1 person likes this.
  10. Dbear

    Dbear Well-Known Member

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    What does RT stand for? Real time?
     
  11. GQgeek

    GQgeek Well-Known Member

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    No, Runtime. It's basically an API. All of the new Metro-styled apps must use it. So yeah, it's a stupid name for a consumer OS.
     
    Last edited: Nov 30, 2012
  12. Dbear

    Dbear Well-Known Member

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    Surface and Surface Pro would have been fine...lol
     
  13. Jr Mouse

    Jr Mouse Well-Known Member

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    Here's a crazy idea. Don't call them both Surface. That indicates they are the same products with the Pro version being an upgrade. That's not the case at all.

    I find it incredible they thought this was smart product branding.
     
  14. Dbear

    Dbear Well-Known Member

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    That's not the case? Well, then, marketing fail.
     
  15. Jr Mouse

    Jr Mouse Well-Known Member

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    RT is not a computer like Pro is, but a mobile computing device like the iPad or Galaxy 7. The version of Windows that has been coded for RT is limited and runs on completely different hardware architecture. Pro and RT are not fully software compatible and are running different operating systems even if they look the same on the surface (yup that's a pun!).

    Paul Thurrott who has basically built a career out of writing about Windows and MS' products has a nice write up about this and why it's such a huge problem. It's no one's fault by MS' own. http://winsupersite.com/article/windows8/windows-rt-redmond-problem-144554
     
    Last edited: Nov 30, 2012
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  16. Dbear

    Dbear Well-Known Member

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    Gotcha, it just seems like the more time it takes to explain the differences, the larger the chance you have just lost the consumer.
     
  17. dah328

    dah328 Well-Known Member

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    I think you mean the Nexus 7. In either case, that article is pretty helpful in its discussion of what software will and will not be initially available on both devices, but his assertion that you restated above that the Surface RT is not a computer like the Surface Pro is overly simplistic and wrong. In any meaningful sense of the word, the Surface RT is a computer. It just does not run the same version of Windows that the Surface Pro does. Obviously, that limits the number of apps that it can run, but that does not make it something less than a "computer" any more than a Linux desktop's inability to run Outlook makes it less than a computer. From the perspective of hardware or intrinsic device capability, there is nothing that prevents Outlook or any other Windows app from being ported in the future to Windows RT. They are simply devices targeted to different kinds of end users, though confused by Microsoft's typical marketing ineptitude.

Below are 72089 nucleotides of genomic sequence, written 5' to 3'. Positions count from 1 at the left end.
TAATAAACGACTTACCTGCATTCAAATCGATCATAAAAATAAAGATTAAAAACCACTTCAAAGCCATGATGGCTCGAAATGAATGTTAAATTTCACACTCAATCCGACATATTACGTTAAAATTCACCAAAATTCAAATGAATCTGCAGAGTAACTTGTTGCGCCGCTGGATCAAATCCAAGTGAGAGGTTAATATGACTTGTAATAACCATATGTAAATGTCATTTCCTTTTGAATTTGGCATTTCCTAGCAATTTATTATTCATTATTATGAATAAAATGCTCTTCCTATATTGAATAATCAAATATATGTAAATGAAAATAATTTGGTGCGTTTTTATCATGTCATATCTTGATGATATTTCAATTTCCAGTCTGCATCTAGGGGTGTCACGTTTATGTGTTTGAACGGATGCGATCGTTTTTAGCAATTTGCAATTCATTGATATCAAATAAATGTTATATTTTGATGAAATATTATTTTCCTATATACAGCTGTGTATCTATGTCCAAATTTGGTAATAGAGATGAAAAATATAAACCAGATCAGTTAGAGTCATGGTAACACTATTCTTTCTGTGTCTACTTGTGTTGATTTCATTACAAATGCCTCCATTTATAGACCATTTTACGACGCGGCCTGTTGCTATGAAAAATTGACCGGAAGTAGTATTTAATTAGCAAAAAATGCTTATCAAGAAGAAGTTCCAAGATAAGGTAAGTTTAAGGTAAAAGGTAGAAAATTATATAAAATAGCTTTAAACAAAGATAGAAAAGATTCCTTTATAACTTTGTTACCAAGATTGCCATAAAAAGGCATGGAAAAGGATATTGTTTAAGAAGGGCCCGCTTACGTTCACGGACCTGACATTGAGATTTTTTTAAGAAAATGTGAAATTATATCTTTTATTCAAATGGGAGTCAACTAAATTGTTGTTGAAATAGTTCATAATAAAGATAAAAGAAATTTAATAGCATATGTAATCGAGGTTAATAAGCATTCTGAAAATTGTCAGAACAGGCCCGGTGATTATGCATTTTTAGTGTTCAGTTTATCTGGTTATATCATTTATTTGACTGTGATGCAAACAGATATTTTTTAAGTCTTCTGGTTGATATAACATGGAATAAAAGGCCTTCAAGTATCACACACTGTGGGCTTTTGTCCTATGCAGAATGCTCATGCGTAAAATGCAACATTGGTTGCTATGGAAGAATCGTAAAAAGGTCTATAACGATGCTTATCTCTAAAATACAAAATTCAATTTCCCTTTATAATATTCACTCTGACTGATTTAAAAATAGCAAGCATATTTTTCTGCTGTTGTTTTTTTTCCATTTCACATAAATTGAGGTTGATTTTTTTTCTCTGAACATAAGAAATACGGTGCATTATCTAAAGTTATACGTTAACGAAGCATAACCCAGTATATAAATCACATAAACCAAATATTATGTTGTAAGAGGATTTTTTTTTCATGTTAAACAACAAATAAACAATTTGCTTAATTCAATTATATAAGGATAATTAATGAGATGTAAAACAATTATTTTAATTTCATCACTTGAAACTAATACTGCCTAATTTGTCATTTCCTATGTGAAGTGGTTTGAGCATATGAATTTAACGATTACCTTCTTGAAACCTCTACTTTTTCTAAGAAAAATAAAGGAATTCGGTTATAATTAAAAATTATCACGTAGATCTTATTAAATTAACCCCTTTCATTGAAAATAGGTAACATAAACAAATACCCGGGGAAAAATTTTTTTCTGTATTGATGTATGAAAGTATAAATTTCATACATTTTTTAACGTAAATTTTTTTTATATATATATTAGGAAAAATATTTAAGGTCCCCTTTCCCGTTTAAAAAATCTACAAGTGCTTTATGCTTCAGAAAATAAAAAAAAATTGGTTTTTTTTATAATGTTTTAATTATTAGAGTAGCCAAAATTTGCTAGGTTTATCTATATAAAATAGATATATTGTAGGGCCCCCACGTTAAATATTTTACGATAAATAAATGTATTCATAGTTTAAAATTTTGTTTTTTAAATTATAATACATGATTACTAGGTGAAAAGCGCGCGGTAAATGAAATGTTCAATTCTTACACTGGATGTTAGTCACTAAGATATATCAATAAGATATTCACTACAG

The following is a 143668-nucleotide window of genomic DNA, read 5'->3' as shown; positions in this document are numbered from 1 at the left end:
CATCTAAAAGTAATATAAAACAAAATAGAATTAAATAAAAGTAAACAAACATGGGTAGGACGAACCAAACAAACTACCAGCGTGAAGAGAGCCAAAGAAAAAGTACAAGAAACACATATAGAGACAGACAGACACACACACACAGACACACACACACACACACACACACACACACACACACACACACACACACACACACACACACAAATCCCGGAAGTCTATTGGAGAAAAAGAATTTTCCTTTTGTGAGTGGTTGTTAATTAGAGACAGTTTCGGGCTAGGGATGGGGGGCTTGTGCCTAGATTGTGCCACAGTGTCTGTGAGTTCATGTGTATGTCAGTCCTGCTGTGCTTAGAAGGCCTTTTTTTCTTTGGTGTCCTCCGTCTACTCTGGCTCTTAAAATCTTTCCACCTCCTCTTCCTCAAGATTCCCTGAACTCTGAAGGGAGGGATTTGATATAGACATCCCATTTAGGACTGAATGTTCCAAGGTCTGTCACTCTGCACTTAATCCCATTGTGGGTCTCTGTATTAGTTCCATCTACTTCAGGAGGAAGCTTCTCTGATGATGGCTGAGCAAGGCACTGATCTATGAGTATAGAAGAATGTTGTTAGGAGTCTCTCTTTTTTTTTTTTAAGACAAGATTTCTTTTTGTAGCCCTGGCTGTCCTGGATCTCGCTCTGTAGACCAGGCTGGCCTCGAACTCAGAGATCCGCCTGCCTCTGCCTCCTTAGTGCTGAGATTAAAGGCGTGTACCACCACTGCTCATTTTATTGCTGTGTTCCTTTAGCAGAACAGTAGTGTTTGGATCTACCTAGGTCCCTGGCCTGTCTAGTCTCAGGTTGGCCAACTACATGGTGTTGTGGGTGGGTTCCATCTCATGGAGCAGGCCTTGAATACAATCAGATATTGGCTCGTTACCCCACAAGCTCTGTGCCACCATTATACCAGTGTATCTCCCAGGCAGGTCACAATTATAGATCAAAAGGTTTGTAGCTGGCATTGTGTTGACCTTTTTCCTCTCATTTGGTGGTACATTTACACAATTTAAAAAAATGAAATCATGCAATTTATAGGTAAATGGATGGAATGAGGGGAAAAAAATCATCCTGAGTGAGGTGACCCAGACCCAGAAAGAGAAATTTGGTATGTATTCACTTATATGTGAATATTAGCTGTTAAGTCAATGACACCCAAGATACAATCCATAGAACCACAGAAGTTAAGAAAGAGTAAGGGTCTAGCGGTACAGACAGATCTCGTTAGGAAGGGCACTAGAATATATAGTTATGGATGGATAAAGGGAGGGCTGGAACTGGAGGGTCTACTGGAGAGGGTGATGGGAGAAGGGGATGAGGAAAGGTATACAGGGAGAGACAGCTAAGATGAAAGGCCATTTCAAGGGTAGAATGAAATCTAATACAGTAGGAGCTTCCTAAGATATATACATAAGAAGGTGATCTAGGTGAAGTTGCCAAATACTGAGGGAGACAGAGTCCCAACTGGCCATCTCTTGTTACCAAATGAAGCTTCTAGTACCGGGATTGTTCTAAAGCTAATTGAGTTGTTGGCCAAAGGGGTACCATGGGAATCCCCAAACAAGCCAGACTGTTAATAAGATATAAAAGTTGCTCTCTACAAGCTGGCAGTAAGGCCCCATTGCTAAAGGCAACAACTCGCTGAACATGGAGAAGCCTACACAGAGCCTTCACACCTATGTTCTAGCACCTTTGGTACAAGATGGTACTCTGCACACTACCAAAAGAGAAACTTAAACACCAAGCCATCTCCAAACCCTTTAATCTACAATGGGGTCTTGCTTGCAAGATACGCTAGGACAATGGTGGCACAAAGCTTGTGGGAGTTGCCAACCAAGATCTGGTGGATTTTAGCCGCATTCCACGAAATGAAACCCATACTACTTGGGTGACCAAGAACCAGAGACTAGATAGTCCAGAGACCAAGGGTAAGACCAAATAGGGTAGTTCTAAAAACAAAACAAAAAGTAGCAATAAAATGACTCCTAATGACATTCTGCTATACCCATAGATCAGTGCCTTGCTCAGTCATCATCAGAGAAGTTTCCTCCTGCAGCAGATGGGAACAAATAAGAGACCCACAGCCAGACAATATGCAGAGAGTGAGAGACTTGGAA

18. Jr Mouse

    Jr Mouse Well-Known Member

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    Yes I meant the Nexus 7 of course.

    We as a society have decided to classify mobile computing devices like the iPad differently then we do desktops and laptops. Under a broad definition the iPad and most smartphones are also computers, but it's helpful to have these sub categories. The point being made is that the Surface RT falls under the same sub category that the iPad does. For the sake of clarity and to prevent confusion, these different classifications are used even if all these devices are "computers" at the end of the day.
     
    Last edited: Nov 30, 2012
  19. GQgeek

    GQgeek Well-Known Member

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    I think Surface is a great name, so I can totally understand why they wanted to use it for both but they need to be more explicit about which does what. I think that they are being deliberately vague about the fact that the RT doesn't run x86 code and that's not helping them. Even with a different name though, the problem is that they look the same, both physically and at the OS level. And the fact that they do look/work the same (aside from the incompatability with all x86 apps on the RT), is actually a big plus. But explaining the difference to consumers is not an easy problem to solve. Maybe they will be more willing to illustrate the differences when the pro is actually available? It's hard to say... I think both should have been launched at the same time. Having said that, we're a month in and this is version 1 of the product. By the time version 2 comes out there will be a ton of apps and hopefully they'll have figured out their message.